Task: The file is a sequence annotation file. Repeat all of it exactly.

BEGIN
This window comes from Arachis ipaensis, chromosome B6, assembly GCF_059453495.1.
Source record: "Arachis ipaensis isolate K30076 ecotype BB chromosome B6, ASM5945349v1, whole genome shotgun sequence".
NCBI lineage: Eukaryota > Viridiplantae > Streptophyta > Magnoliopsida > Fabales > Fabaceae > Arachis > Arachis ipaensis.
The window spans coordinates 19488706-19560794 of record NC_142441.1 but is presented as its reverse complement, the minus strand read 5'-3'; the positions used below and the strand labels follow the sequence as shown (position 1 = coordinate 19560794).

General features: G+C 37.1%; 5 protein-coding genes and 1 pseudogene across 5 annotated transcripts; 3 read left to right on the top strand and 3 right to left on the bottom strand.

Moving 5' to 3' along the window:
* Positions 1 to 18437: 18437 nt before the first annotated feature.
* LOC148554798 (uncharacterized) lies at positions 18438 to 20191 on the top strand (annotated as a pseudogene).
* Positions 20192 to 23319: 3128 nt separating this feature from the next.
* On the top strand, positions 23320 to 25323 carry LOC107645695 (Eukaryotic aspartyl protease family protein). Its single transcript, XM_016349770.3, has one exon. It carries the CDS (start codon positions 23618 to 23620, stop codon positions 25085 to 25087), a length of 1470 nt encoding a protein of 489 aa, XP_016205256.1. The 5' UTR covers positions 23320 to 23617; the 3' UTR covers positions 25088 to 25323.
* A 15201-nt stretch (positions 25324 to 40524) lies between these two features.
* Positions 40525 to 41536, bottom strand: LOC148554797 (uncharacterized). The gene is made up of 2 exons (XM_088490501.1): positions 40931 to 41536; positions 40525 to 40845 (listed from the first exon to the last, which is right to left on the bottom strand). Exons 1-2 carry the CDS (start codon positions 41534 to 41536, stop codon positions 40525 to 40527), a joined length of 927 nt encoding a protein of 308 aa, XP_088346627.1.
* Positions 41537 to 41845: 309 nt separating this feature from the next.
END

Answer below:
This window comes from Arachis ipaensis, chromosome B6, assembly GCF_059453495.1.
Source record: "Arachis ipaensis isolate K30076 ecotype BB chromosome B6, ASM5945349v1, whole genome shotgun sequence".
NCBI lineage: Eukaryota > Viridiplantae > Streptophyta > Magnoliopsida > Fabales > Fabaceae > Arachis > Arachis ipaensis.
The window spans coordinates 19488706-19560794 of record NC_142441.1 but is presented as its reverse complement, the minus strand read 5'-3'; the positions used below and the strand labels follow the sequence as shown (position 1 = coordinate 19560794).

General features: G+C 37.1%; 5 protein-coding genes and 1 pseudogene across 5 annotated transcripts; 3 read left to right on the top strand and 3 right to left on the bottom strand.

Moving 5' to 3' along the window:
* Positions 1 to 18437: 18437 nt before the first annotated feature.
* LOC148554798 (uncharacterized) lies at positions 18438 to 20191 on the top strand (annotated as a pseudogene).
* Positions 20192 to 23319: 3128 nt separating this feature from the next.
* On the top strand, positions 23320 to 25323 carry LOC107645695 (Eukaryotic aspartyl protease family protein). Its single transcript, XM_016349770.3, has one exon. It carries the CDS (start codon positions 23618 to 23620, stop codon positions 25085 to 25087), a length of 1470 nt encoding a protein of 489 aa, XP_016205256.1. The 5' UTR covers positions 23320 to 23617; the 3' UTR covers positions 25088 to 25323.
* A 15201-nt stretch (positions 25324 to 40524) lies between these two features.
* Positions 40525 to 41536, bottom strand: LOC148554797 (uncharacterized). The gene is made up of 2 exons (XM_088490501.1): positions 40931 to 41536; positions 40525 to 40845 (listed from the first exon to the last, which is right to left on the bottom strand). Exons 1-2 carry the CDS (start codon positions 41534 to 41536, stop codon positions 40525 to 40527), a joined length of 927 nt encoding a protein of 308 aa, XP_088346627.1.
* Positions 41537 to 41845: 309 nt separating this feature from the next.